Orbis, the investment group, bowed to the inevitable yesterday and called off its threat to conduct a guerilla war against Vodafone's bid for Cable & Wireless Worldwide.
Having built up a near 20 per cent stake in the group – which made it the biggest shareholder – the investor could have proved a considerable irritant to Vodafone.
It certainly huffed and puffed a bit, even threatening to hang on as a minority shareholder in an unlisted CWW after the completion of the deal. Which was just a little bit silly because Vodafone is structuring the transaction as a scheme of arrangement which doesn't allow refuseniks to stick around.
It does require the backing of 75 per cent of shareholders to succeed, so Orbis wouldn't have needed much support to cause a problem.
And its central point – that the £1.04bn bid undervalues CWW – has a lot of merit. CWW as an independent entity might have been one step out of the knackers' yard but its assets could prove extraordinarily valuable to Voders.
They immediately turn it into the biggest fixed-line telecoms provider after BT and mean that the company will at some point be able to package these fixed-line services alongside its mobiles to corporate clients, who might like such an arrangement.
What's more, that fixed-line capacity is becoming a hot commodity. Mobile companies already use fixed lines to transfer calls from the caller's mast to the recipient's. They're going to need an awful lot more fixed-line capacity to transfer the sort of data people are increasingly using their phones to download.
Because it is cheaper to have your own cables than it is to lease other people's, Vodafone could easily make back the purchase price – which represents just eight weeks' free cashflow – within a matter of weeks.
The more one looks at this transaction, the more it looks as if Vodafone has come away with a huge bargain even without CWW's tax write-offs, which the company insists it won't be able to use. That's what tweaked Orbis's interest, and it merrily vacuumed up as many shares as it could get its hands on at prices rather bigger than the 38p a share it's now going to get.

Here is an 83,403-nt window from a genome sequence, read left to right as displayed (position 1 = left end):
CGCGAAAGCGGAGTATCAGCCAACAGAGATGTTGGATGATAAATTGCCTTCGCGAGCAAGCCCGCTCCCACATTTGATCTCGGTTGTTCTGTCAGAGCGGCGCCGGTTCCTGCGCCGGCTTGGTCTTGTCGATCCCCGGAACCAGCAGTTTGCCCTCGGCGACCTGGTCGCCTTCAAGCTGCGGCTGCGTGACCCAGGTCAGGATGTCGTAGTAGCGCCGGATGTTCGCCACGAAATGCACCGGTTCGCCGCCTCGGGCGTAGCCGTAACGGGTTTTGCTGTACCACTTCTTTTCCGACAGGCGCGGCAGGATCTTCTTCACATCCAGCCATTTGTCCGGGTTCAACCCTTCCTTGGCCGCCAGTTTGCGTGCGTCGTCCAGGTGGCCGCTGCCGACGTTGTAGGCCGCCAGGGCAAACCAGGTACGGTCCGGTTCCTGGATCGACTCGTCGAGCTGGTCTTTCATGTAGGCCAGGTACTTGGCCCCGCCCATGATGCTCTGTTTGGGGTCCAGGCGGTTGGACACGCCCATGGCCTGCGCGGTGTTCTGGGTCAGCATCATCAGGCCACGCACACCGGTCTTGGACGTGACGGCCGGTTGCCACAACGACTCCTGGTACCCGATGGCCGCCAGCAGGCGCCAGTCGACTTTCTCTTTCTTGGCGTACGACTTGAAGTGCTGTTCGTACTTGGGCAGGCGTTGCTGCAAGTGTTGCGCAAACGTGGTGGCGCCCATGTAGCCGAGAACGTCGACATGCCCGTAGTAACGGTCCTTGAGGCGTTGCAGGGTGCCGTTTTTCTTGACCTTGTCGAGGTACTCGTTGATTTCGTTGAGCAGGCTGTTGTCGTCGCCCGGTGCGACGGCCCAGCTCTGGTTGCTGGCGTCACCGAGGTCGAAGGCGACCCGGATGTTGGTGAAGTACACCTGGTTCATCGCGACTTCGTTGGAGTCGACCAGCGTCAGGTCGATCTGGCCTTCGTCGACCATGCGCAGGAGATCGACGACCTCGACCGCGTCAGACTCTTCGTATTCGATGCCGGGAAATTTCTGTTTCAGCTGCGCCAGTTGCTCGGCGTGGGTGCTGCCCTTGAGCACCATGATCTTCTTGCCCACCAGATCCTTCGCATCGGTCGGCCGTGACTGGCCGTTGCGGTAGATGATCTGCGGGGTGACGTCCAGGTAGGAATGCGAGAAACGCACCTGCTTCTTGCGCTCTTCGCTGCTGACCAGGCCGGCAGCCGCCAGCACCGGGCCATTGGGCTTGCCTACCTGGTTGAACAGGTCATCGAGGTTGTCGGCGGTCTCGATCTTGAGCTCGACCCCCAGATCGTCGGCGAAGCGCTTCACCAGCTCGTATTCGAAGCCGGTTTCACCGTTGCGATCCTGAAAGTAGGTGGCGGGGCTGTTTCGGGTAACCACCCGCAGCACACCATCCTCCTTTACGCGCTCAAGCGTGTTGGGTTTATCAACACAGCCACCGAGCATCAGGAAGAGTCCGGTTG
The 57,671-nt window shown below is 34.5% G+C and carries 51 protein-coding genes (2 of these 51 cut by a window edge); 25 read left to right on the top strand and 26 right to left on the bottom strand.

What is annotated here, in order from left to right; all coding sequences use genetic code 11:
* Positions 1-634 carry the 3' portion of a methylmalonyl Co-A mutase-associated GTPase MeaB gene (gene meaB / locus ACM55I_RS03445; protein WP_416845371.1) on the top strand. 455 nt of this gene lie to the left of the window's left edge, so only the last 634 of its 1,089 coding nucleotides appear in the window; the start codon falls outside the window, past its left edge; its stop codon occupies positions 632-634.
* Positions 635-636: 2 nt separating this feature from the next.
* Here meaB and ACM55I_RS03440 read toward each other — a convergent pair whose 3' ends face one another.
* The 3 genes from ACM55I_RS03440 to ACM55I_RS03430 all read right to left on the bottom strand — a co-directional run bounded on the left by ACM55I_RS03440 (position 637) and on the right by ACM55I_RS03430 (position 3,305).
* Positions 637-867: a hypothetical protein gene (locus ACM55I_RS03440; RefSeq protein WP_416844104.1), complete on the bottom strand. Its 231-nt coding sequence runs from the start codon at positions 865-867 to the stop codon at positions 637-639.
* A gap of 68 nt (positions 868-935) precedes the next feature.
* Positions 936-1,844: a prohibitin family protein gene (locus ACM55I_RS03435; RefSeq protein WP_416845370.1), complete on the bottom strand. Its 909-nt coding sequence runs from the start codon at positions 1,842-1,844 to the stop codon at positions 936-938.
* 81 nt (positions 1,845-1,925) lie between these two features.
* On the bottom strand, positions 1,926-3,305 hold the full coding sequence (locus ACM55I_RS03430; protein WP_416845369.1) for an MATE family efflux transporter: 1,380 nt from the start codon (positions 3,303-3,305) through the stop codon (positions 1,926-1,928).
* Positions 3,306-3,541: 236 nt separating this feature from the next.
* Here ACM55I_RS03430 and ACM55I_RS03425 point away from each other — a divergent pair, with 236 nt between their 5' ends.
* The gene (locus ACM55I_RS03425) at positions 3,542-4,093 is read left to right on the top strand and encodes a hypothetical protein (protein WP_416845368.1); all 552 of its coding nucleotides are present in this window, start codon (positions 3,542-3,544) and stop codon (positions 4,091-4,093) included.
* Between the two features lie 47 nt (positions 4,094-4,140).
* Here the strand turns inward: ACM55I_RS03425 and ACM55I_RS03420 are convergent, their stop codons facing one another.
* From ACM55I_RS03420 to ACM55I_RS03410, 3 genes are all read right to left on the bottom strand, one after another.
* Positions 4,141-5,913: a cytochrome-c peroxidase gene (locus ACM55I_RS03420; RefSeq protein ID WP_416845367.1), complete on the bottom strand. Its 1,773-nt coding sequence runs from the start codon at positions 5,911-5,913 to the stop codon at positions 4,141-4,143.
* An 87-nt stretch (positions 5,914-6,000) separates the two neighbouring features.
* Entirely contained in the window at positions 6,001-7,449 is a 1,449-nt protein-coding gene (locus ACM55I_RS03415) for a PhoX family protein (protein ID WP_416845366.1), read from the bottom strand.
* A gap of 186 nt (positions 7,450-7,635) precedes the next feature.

Trouble is, its fellow shareholders were delighted to get out at any price. Such is CWW's disastrous history that the prospect of the deal not going ahead induced a collective migraine in the lot of them.
The Bermudan fund manger appears not to have seen this coming. Its people were, perhaps, too busy poring over spreadsheets in their air-conditioned offices to pick up on the sentiment.
Majestic's success is an indictment of high street
How on earth did a retailer that sells one of life's little luxuries produce a Majestic set of results against the worst economic backdrop for a generation? The wine merchant that bears that name managed to increase sales from stores open at least a year by 2.6 per cent, profits by 14.5 per cent and customer numbers by 11 per cent.
What's more the average price per bottle sold went up to £7.34 from £6.94, with the average spend per transaction (Majestic makes people buy at least six bottles) ticked up by £2 to £128.
Wasn't it the middle classes who were supposed to be getting squeezed the most? Perhaps they're just drowning their sorrows.
Perhaps they just like dealing with a retailer whose staff seem to have a genuine love for the product and usually do their damnedest to find customers something they might like if given a few vague details and a budget.
Majestic's success at a time when people are feeling the pinch is actually something of an indictment of the rest of the high street because it demonstrates how retailers have forgotten a business truism: give your customer a bit of love and they'll happily hand you a lot of money.
Majestic should have a care, though. The wine trade is littered with the names of rivals about whom oenophiles enthused only to see them falling by the wayside.
It is expanding rapidly and it would be oh so easy for the business to lose its touch. There's nothing like hiring a few MBAs or former investment bankers with time on their hands to run things (or just to "strengthen the board" as non-executive directors) for things to start sliding.
These people have a habit of asking awkward questions. Like, why are we spending so much getting our shop staff drunk (sorry, acquainted with our product)? Or, why don't we get them to push Chateaux Malheur? I know it's a bit more ordinary than Bonny Doon's Bloody Good Red but the margins are stellar.
Answering those sorts of questions wrongly will turn a majestic business into a moribund one just as quickly as an unwanted takeover by a multinational drinks group with more money than sense (see Oddbins for details).